ferrari-330-gt-toolkit.jpgYes, it comes with the toolkit

Other work done on the car included: suspension overhaul; relining  brake master and slave cylinders with stainless steel inserts; new metal and neoprene brake lines; new brake servos; restoration of  wheel hub spinners; overhaul of wheels by Ruote Borrani – rims cleaned and hubs and spokes replaced (new spokes tapered and made of stainless steel); seats re-trimmed in leather; new interior linings.

ferrari-resto-10.jpgFinally, application of the colour coats commences

While John Ellis was in love with the car’s engine, his wife Marj was enthusiastic about the safety and comfort of the the Ferrari’s ride. She explained: "We occasionally drove it on Ferrari Club and Sporting Car Club outings, which took us to some lovely parts of South Australia and gave us the opportunity to stretch its ‘legs’ out on the open road. Some of those roads were in pretty poor shape, but the Ferrari coped with them brilliantly. On arrival, we often attracted a lot of interest because of the car’s capabilities as well as its elegance and rarity."

However after all those years of ownership she and John have reluctantly decided that it’s time for someone else to enjoy their now good-as-new Ferrari.

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Top shelf trim

If you put your mind to it you can almost smell the lovely leather.

 

Vulnerabilities

ferrari-resto-2.jpgRust is no respector of brands – sills and door lowers needed attention.

 

Accessory scars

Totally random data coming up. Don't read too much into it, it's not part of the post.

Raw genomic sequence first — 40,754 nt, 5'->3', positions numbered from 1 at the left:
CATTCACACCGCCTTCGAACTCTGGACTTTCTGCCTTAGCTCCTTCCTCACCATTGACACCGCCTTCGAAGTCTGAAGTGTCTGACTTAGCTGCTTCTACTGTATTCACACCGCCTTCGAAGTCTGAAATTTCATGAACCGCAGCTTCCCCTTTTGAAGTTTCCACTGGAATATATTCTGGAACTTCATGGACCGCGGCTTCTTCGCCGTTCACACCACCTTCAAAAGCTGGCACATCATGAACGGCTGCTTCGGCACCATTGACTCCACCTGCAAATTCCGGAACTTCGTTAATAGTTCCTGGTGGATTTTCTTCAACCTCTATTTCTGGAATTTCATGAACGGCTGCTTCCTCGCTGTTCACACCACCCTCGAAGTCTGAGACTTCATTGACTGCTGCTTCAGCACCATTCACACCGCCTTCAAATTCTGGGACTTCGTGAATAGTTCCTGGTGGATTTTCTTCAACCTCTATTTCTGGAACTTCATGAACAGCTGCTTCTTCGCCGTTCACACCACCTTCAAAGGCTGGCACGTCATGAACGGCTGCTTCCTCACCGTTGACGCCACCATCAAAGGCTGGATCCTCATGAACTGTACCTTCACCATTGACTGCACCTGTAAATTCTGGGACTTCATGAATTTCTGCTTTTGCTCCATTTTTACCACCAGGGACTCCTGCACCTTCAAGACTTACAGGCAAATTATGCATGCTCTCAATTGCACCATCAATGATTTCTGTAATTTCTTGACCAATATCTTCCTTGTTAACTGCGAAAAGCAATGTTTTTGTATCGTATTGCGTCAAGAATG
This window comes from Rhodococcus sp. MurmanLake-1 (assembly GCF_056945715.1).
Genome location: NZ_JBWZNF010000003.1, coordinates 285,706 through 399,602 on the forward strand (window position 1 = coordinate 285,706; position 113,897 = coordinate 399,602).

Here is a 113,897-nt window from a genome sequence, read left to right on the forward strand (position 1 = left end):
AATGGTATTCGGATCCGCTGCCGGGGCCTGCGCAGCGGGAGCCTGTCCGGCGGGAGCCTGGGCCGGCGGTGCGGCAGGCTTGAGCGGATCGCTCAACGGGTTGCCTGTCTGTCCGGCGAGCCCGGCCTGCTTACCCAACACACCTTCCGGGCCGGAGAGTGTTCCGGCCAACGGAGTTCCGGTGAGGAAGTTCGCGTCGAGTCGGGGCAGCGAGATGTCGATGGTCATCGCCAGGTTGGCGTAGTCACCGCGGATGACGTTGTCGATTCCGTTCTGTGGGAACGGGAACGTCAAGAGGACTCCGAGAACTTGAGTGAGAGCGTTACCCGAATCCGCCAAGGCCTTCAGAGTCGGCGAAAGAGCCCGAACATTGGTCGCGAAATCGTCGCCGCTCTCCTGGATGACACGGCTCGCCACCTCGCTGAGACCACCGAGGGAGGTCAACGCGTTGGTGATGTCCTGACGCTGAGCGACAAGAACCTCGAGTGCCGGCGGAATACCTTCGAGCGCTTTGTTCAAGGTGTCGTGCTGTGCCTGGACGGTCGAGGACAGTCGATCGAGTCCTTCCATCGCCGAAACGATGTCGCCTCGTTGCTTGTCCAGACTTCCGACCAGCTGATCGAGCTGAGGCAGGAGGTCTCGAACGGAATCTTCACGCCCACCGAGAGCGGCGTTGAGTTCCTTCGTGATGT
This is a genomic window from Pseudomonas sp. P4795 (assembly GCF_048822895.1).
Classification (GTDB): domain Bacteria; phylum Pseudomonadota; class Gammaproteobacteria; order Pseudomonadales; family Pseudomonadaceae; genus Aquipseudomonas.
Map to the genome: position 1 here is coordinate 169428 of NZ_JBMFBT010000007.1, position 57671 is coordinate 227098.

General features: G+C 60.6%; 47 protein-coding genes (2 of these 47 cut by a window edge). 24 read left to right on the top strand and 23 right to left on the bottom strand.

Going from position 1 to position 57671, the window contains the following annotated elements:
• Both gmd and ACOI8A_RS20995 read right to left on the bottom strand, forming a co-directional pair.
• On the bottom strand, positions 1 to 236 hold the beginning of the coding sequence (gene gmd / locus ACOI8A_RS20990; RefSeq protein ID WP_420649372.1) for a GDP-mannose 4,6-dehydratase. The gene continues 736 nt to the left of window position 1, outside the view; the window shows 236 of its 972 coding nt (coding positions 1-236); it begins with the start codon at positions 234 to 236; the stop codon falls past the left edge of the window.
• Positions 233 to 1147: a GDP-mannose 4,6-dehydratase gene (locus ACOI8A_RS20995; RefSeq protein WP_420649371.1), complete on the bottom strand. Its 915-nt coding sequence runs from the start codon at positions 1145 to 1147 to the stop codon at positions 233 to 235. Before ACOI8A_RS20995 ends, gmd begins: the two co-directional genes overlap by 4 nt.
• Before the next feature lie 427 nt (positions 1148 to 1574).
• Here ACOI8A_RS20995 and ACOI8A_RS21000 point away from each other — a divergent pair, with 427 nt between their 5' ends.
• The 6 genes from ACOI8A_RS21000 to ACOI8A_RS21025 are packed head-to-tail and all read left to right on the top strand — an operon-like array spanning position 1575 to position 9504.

ferrari-resto-1.jpgDrilling holes for an accessory mirror seemed like a good idea at the time.

 

Nowhere to hide

ferrari-resto-3.jpgOnce it’s back to bare metal the true condition can be assessed.

 

Coming good

ferrari-resto-4.jpgNo bog over chicken wire here – steel replaces rust and integrity is restored.

 

Straight and true

ferrari-resto-5.jpgWith practised skill and adequate time the result is bound to come.

 

On rails

ferrari-resto-6.jpgWith sill panels stripped chassis sections become accessible.

 

Final checks

ferrari-resto-9.jpgThe last little blemishes are identified and finessed away.

 

Prancing horse power

ferrari-resto-7.jpg4.0 litres of V12 Ferrari goodness is once again match ready.

 

1964 Ferrari 330 GT specs

Engine 4.0lt V12
Power & torque
224kW @ 6600rpm
390Nm @5000rpm
Transmission Four-speed manual with o/drive fifth
Suspension
Front: Ind. with coil-springs, tube shocks and anti-roll bar.
Rear: Live-axle, leaf springs, tube shocks brakes Discs (f/r)